Wright speaks at 20th anniversary event of Waco tragedy
In recognition of the 20-year anniversary of the tragedy at the Branch Davidian compound near Waco, Stuart Wright, chair of the Department of Sociology, Social Work and Criminal Justice at Lamar University, was one of several scholars invited to speak at the Institute for Studies of Religion at Baylor University.
The event, “Reflecting on an American Tragedy: The Branch Davidians 20 Years Later,” held April 19 at the Truitt Seminary Powell Chapel, was an opportunity for students and scholars, law enforcement, community members and Branch Davidian survivors to discuss the issue and recognize the lives lost in the 1993 tragedy at the Davidian compound, Mount Carmel.
“It was an attempt to revisit this incident, which has such incredible cultural and historical significance,” Wright said. “There were some Branch Davidian survivors there who were able to attend; it was interesting to hear them speak about their experiences.”
Wright has done extensive research on the Branch Davidians, having published a book, “Armageddon in Waco: Critical Perspectives on the Branch Davidian Conflict” (1995), and at least a dozen articles and essays for various publications.
At the conference, Wright discussed “The Role of State Militarization in the 1993 Branch Davidian Conflict” and its effect on the raid at Mount Carmel. He analyzed the military training the tactical team received at Fort Hood and presented photographic evidence of the military-style tactics used at the scene, including the employment of tanks, CS gas, and military rounds.
“It was Waco that actually changed the structure of the FBI’s Hostage Rescue Team (HRT), a type of special-forces-tactical unit,” he said. “At the time, the hostage negotiation team was somewhat detached from the HRT; the HRT had chain-of-command authority. The negotiators were actually having some success in building trust with the Davidians, persuading about 30 people to leave during the first two weeks. But then the HRT would follow these good-faith gestures with provocation, which sabotaged the negotiations. After Waco, the HRT was restructured; the negotiation team and the tactical unit were given co-equal power so that in future stand-offs we wouldn’t end up with the kind of tragedy we had at Waco.”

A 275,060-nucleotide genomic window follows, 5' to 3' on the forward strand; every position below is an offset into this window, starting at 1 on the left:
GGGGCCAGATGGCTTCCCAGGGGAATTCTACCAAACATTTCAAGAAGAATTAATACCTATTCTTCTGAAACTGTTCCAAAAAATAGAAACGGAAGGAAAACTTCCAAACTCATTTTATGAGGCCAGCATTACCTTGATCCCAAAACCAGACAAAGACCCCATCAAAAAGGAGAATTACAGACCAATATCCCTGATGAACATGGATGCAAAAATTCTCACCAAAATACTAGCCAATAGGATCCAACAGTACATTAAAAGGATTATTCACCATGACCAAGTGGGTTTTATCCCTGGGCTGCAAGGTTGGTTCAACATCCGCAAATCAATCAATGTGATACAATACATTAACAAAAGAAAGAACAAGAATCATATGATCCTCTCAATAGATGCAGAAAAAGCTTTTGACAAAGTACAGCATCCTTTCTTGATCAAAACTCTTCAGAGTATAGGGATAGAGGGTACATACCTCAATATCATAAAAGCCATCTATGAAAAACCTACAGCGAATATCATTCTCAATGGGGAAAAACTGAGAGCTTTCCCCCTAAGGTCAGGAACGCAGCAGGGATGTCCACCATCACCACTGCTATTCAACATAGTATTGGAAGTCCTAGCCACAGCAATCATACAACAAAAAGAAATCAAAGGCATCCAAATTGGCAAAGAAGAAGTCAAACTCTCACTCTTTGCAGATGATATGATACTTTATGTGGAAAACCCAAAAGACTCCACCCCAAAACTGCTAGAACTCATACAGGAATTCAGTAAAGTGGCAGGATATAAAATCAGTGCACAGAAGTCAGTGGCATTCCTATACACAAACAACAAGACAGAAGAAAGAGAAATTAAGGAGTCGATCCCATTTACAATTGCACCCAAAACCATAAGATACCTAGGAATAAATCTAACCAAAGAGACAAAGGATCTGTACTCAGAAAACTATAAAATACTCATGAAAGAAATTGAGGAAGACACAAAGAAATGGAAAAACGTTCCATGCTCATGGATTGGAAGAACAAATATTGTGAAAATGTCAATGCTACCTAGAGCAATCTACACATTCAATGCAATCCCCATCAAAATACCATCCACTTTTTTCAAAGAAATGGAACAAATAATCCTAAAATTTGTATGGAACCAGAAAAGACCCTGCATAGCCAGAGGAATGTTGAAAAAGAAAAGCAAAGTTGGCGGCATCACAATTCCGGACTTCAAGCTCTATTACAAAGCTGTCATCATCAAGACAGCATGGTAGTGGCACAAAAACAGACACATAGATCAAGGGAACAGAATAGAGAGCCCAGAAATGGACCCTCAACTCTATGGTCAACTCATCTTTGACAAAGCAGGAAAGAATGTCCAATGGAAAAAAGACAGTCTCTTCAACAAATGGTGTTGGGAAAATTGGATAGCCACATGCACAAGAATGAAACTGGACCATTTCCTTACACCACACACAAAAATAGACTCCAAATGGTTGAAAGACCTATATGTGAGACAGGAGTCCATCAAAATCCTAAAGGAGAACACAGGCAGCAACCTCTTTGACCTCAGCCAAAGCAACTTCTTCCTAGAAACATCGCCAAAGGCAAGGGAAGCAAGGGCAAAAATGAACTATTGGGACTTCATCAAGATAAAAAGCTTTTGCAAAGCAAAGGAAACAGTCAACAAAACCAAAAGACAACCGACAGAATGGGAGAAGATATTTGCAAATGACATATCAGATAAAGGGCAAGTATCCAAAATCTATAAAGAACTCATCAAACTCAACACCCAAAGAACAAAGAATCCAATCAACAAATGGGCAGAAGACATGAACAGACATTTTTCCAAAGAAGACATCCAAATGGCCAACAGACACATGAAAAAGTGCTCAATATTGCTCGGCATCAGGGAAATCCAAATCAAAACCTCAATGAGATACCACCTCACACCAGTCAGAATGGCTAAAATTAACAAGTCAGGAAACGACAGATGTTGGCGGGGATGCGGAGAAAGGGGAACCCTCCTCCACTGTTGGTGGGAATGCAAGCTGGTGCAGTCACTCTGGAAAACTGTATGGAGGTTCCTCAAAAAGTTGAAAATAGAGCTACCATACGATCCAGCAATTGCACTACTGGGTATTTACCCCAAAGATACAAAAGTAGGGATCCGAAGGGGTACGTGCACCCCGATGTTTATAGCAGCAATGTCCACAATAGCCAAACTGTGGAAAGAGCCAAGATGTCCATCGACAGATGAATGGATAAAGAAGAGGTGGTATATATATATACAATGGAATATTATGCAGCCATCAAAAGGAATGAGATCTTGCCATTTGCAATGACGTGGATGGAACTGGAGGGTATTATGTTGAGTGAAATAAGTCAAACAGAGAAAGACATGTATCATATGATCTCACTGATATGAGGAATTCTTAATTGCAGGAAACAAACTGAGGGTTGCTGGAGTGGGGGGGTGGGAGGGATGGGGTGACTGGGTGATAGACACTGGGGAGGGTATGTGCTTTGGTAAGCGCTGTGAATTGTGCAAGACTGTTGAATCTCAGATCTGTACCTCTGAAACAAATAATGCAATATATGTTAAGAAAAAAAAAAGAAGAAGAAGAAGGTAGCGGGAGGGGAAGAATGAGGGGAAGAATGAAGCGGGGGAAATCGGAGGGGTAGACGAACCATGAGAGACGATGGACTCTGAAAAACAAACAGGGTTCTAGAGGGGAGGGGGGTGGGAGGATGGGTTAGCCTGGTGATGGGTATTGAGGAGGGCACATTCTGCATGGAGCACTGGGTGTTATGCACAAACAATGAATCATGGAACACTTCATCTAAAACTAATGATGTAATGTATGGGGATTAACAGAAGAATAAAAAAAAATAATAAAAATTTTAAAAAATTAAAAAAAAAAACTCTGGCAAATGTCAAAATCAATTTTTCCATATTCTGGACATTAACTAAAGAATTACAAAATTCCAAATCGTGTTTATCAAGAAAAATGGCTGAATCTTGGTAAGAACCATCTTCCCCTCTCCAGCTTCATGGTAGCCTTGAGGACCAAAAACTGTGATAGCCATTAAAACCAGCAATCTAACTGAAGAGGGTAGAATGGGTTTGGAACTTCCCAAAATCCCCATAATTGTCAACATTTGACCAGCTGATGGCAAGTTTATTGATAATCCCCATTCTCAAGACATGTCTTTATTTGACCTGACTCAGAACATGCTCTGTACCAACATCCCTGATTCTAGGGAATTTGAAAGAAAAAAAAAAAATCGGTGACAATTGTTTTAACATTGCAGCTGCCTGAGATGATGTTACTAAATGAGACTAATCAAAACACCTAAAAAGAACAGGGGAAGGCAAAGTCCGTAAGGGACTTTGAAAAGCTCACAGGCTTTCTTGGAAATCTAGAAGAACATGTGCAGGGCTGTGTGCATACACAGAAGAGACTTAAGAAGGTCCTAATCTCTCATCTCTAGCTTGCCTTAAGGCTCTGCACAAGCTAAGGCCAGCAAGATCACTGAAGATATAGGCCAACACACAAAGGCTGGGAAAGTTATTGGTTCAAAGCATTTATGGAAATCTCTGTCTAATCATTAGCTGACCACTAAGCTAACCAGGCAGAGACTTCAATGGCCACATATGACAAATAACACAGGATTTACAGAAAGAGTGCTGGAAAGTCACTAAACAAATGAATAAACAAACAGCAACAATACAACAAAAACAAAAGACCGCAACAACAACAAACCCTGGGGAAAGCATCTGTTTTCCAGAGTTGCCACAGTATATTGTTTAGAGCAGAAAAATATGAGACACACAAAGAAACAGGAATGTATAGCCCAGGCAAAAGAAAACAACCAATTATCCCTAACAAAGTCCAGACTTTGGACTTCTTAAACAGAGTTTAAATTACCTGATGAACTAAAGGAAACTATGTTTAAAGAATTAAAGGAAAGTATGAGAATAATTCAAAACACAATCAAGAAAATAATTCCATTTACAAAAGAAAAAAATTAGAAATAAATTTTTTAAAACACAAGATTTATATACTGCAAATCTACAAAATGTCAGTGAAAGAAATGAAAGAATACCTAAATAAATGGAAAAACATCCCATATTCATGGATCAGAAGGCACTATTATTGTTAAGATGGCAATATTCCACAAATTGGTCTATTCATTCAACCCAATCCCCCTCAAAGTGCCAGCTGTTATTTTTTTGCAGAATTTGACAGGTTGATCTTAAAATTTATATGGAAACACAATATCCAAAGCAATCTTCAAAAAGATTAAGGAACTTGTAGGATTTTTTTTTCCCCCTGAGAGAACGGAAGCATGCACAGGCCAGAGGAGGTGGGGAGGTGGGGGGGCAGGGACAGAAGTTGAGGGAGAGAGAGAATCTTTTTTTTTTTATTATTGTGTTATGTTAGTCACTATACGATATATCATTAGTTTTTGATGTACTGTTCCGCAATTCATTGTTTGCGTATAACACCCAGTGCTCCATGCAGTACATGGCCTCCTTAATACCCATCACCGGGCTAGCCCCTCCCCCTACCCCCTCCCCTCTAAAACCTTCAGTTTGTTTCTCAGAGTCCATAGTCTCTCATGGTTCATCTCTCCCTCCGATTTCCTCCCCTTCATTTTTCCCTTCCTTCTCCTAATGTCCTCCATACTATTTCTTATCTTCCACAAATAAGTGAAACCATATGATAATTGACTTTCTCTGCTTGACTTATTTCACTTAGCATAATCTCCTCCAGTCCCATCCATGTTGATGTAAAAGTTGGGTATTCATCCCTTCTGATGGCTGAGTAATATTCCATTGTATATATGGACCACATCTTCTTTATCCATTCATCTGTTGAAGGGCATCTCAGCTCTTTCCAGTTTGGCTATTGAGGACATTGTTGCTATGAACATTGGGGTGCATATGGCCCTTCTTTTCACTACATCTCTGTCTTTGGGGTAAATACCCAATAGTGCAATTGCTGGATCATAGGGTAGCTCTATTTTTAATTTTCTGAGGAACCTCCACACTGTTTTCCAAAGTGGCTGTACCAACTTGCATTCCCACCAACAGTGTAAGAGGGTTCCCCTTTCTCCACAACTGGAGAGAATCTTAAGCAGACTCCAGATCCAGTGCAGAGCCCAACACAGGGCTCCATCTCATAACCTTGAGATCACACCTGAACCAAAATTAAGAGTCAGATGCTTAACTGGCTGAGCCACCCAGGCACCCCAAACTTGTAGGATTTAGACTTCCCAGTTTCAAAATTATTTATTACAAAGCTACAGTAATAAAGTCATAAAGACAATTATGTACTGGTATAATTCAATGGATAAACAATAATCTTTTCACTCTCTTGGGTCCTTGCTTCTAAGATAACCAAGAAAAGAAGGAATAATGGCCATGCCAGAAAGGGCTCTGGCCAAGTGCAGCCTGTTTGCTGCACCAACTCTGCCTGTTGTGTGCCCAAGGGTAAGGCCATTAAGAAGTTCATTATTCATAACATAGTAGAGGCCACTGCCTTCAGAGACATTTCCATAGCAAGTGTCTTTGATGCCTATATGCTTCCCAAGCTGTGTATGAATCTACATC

Wright said part of the aim of his presentation was to highlight how the events at Waco are still relevant today. He said the recent push for revised gun laws, for example, has caused a backlash by members of the gun lobby, who no longer claims they need weapons to protect themselves from criminals, but to protect themselves against an “overreaching government.”
“You don’t need an AR-15 to prevent a burglary,” he said. “Waco is a subtext of the arguments against gun control. Here you have a real instance in American history of the government violently disarming its citizens, and that is the coded message in the resistance to new gun-control legislation.”
Scholars from various universities discussed the religious beliefs and culture of the Branch Davidians and how they may have interpreted the events within their biblical worldview.
Wright said there was a memorial service for those who died at Mount Carmel. Several Branch Davidian survivors attended the service to pay their respects to their lost friends and loved ones.
“It was very emotional,” he said. “These people had their entire lives wiped out – they lost their mothers, fathers, sisters and brothers. Their stories are just incredible, and your heart goes out to them.”
Among the Branch Davidian survivors who attended the memorial service, several were Branch Davidian children who had grown up.
“It was interesting to interview some of those people,” Wright said. “Some of them remember some of what happened, and others don’t remember anything at all. You can tell some of them never recovered, while others simply moved on. But if they were at the memorial, they were there to remember.”